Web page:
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Kim Troxel’s sleep was restless, punctuated with bizarre half-dreams and images. There was a dark figure, not a man, something different, with wings – six of them – moving independently, like tentacles slithering, reaching, grabbing. The creature had four faces, each directed to a different point. One laughed, while another cried. One ranted, the last smirked. Even through the mist of dream, Kim felt tense, felt her stomach twist, her skin go cold. The faces were not right. A hollow moldy cheek opposite a chubby infantile counterpart. A large uneven eye adjacent a torn and empty socket. The man-thing was somewhere else, someplace far away.

So very close.

A fire crackled and glowed. The smell of burning flesh assailed Kim’s nostrils. The non-man was before her now, grinning, though, in truth, Kim could make out none of the features. But they were familiar, so familiar. Yet… faded, incomplete. The man, the thing, entity – whatever! – it was holding a phone – handing it to her.

Kim’s eyes fluttered as she rolled over to face the annoyance. “Alright, alright. I’m coming.” She stretched, extending her arm as if she could will it to be longer. Why did the phone have to be onTrent’s side of the bed when he was never home from work untilthree A.M.? “Uhuggh, hello,” she managed in a drymidnightgrowl.

“Good morning, Kim.”


“I’ve got a surprise for you.”

Kim squinted at the blurry alarm clock. Why did it seem the numerals faded as if fleeing some unseen menace?

“Trent, what time is it?”

“Late, Kim. Terribly late. But, someone is coming to see you.”


The deliveryman was tall. Taller even than the six-foot sixTrent. Pro basketball tall. Wide-shouldered and statuesque. Kim fumbled to wipe the sleep from her eyes, attempting to bring the face into focus. Somehow it seemed the man had multiple features, each fading and then reemerging in subtle parody of itself. He seemed so inconsequential, as if he might simply evaporate on the cool evening breeze. Kim blinked again and then again. The man was solid. Of course he was solid. How could he be otherwise? Strangely, at the sight of him, Kim felt a warm rush, a kind of electric hum or vibration, both comforting and unnerving, familiar yet alien. It was almost sexual but simultaneously horrifying. Strange. Why should she feel anything at all?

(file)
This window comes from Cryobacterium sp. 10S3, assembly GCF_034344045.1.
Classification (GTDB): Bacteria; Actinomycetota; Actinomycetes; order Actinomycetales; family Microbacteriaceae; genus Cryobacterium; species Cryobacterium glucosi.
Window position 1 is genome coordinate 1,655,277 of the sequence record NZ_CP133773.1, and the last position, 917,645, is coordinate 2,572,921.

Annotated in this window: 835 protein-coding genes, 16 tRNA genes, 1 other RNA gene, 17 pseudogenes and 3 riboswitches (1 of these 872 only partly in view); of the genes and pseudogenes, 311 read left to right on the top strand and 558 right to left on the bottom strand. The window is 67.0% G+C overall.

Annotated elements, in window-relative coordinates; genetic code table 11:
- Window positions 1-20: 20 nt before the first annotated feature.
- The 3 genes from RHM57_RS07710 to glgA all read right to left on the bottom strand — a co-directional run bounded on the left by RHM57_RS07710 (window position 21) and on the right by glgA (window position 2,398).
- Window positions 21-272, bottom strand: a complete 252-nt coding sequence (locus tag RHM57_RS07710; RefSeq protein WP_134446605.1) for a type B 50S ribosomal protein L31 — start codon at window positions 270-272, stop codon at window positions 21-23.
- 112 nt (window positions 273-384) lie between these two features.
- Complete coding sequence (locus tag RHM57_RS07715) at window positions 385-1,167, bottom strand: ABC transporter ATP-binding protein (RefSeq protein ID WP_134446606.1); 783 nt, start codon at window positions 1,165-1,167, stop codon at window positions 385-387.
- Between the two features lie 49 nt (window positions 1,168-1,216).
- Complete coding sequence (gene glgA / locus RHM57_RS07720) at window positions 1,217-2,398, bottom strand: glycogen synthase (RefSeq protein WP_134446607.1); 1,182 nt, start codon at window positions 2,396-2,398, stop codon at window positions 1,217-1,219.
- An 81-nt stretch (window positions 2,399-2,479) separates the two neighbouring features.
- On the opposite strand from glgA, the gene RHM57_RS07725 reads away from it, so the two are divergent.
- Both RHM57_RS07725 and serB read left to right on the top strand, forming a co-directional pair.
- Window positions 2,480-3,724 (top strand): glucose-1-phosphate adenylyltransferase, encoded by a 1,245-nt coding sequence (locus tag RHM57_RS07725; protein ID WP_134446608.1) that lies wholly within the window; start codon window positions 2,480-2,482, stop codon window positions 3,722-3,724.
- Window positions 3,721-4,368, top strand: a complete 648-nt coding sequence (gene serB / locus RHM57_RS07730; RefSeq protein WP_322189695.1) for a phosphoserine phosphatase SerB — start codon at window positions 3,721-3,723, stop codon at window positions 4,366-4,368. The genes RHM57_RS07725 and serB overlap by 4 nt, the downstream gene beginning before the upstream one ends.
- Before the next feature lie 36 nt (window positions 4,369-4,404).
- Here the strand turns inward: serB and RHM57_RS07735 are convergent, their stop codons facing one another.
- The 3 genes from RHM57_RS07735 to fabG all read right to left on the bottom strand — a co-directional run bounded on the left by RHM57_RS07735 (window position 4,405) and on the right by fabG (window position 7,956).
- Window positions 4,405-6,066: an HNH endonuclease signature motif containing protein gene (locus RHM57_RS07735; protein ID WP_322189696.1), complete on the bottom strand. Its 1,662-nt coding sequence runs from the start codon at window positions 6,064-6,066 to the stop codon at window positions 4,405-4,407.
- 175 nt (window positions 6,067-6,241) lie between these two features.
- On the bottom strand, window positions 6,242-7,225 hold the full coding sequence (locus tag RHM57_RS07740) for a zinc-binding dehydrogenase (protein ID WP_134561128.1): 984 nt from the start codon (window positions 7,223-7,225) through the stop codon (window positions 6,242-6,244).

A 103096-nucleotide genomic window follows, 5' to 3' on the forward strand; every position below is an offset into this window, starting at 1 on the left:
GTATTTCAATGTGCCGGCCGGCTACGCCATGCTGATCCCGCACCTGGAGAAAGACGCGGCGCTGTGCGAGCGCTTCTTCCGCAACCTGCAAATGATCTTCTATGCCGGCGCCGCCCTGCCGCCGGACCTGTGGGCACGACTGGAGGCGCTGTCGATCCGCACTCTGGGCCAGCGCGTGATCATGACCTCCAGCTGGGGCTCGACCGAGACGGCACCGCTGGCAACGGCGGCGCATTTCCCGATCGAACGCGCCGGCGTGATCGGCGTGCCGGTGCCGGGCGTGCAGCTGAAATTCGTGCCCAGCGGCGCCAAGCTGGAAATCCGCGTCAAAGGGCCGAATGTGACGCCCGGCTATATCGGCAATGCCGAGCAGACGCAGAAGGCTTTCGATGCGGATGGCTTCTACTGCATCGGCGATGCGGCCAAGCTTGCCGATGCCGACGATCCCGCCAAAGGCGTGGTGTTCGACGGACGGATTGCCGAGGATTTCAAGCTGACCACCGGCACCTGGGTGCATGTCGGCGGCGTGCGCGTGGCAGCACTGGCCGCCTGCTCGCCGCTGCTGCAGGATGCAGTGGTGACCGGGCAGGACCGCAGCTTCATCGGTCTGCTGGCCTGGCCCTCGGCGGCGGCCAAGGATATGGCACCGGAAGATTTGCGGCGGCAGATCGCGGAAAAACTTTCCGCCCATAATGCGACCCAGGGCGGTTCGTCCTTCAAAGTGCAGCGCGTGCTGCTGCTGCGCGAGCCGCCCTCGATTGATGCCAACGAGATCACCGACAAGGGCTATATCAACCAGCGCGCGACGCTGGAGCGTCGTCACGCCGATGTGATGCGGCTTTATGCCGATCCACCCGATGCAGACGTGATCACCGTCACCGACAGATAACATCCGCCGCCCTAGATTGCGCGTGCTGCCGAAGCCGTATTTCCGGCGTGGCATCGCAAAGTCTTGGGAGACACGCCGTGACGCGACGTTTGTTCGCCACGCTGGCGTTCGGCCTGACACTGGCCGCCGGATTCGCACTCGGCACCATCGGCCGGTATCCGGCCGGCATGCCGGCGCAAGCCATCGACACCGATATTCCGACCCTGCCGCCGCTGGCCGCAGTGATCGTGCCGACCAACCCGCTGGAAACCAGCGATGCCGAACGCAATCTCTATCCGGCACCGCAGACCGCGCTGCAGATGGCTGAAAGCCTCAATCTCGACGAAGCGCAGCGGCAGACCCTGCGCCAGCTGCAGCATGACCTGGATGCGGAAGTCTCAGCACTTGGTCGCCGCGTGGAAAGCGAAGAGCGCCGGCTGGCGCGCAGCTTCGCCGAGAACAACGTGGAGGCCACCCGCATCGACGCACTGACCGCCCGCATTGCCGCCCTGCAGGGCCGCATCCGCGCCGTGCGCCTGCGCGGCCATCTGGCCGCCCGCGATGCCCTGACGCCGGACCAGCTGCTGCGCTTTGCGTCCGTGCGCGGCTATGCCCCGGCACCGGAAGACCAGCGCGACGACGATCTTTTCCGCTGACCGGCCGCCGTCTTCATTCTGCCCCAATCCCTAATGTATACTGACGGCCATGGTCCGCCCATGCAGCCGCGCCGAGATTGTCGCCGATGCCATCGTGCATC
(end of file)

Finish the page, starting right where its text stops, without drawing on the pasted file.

Something in this man’s face was familiar. Intimately so. But how? She’d never seen him before. One would remember a six-foot eight-inch deliveryman with deep multi-colored eyes.

“Mrs. Troxel?”

The strangely accented voice brought Kim back around. “Yes. I’m sorry. I’m still half asleep.”

“Undoubtedly,” he agreed. “I assume your husband informed you of this delivery.”

“He did,” she said, rubbing her eyes. “It’s just late.” Then, pausing, she ventured, “And since when are deliveries made at this hour?”

The man smiled. It was somehow inviting, beckoning her to come to him, to wrap her arms about him, to engulf him and…

What was she thinking?

“Distributions of the highest priority can be delivered around the clock, ma’am.” He extended the clipboard for her to sign. Those strange eyes – so knowing, as if he knew her every impulse.

Kim’s mind was fuzzy, unclear, still flirting with those horrible dreams. How was it that this man’s face seemed so ill-defined? She closed her eyes tight, and then opened them wide. She was simply tired. His face was fine. Wacky dreams.

“Would you care to come in?” she asked.


“Reggie,” said Kim to her live-in brother-in-law. “What’s that?”

The sound of someone shaking the front door flooded the tiny home. Kim and Reggie were seated at a table in the small, sparsely decorated kitchen, sipping a sweet herbal tea as Kim jotted ideas for a new poem. Writing poetry normally comforted her, separated her from the day-to-day drudge. But tonight her thoughts were scattered, her lines lacked meter, her meaning remained unclear. The deliveryman had left only fifteen minutes prior –three A.M.– and Kim had decided against climbing back into the oh-so-inviting bed. Now, she felt this might have been a mistake.

Reggie brushed his dark matted bangs from his eyes. “It’sTrent, I think. The door must be stuck again. He sounds kinda excited. Maybe he needs to use the bathroom.” Turning toward the door Reggie hollered, “I’m coming,Trent. I’m coming.” He rose gracelessly from the chair, his pear-like form sluggish as he hiked his lagging pajama bottoms with his left hand. “That door needs a new handle. It needs a new handle.”

Kim took another sip of tea. Reggie was probably right. It most likely wasTrent, but Kim doubted his urgency had anything to do with bodily functions. The pounding and shaking of the door sounded like someone panicked.

Four faces.


Six wings.

Themidnightfog cleared from Kim’s brain like the lingering sound of a marching band. Something was wrong. Terribly wrong.